It is true that McCarthy’s opponent faces difficulties when it comes to the specific burdens she mentions. For instance, it is difficult to think of many other scenarios where a patient may be legally compelled to risk serious damage to her health for the benefit of anyone but herself. An opponent of abortion will find it hard to defend the justice or fairness of these specific kinds of case. But proponents of abortion will often face challenging cases of their own. If the right to choose is based on a woman’s autonomy, it is hard to see why she should not have the right to choose to have an abortion for any reason at all – and many people, by no means limited to opponents of abortion in all circumstances, will find it troubling that a woman could in principle chose to have an abortion because of the sex of the foetus, or because the foetus is diagnosed as having a condition such as Down’s Syndrome. The point is primarily not to do with how many women would actually choose an abortion on these grounds, but rather with the view that an abortion chosen on these grounds is itself an unjust act, or at any rate one which does not show respect for the life of the foetus. The possibility of these cases, even in principle, is arguably the greatest challenge facing a defence of abortion on the grounds of autonomy and justice.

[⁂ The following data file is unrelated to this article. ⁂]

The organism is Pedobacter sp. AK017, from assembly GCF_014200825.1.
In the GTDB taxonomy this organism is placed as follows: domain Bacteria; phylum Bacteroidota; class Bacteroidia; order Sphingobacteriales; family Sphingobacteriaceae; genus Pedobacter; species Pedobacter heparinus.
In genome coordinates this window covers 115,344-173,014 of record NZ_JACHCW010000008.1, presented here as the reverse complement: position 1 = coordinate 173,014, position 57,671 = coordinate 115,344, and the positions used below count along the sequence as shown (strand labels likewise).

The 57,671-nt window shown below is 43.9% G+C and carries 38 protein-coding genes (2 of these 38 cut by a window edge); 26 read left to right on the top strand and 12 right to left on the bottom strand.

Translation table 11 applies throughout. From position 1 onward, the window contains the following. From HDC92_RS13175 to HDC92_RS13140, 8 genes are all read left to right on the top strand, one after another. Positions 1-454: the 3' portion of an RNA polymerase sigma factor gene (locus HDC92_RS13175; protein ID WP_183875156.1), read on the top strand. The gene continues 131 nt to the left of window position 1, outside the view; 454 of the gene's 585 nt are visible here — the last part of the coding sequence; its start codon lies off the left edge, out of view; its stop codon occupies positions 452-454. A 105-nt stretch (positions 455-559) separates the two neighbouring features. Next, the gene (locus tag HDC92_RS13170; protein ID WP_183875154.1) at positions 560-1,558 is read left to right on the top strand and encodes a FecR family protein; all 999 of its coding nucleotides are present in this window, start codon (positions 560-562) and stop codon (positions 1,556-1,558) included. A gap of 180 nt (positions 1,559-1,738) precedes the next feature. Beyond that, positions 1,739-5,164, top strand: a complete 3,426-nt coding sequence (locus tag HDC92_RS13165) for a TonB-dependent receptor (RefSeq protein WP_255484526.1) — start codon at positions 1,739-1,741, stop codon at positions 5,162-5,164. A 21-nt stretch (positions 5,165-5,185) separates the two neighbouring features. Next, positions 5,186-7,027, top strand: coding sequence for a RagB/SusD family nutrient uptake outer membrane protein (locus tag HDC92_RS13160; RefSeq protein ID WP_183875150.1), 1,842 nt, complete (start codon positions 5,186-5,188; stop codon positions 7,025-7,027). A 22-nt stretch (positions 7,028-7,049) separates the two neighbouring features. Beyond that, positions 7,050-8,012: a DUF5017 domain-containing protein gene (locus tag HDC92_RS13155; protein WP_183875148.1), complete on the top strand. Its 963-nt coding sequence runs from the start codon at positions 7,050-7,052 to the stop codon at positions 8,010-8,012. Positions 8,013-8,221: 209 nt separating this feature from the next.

Dr. McCarthy’s presentation to the Citizen’s Assembly is available at https://www.citizensassembly.ie/en/Meetings/Third-Meeting-of-the-Citizens-Assembly-on-the-Eighth-Amendment-of-the-Constitution.html. Full disclosure: I know Dr. McCarthy from when we were both studying at UCC.
 McCarthy does note that “Autonomously chosen actions can justifiably be limited if it can be demonstrated that they cause harm to others” (fn. 4). But the above examples show that in many jurisdictions autonomy is limited on other grounds, and it is not obvious that none of these grounds provide a legitimate basis for limiting autonomous actions.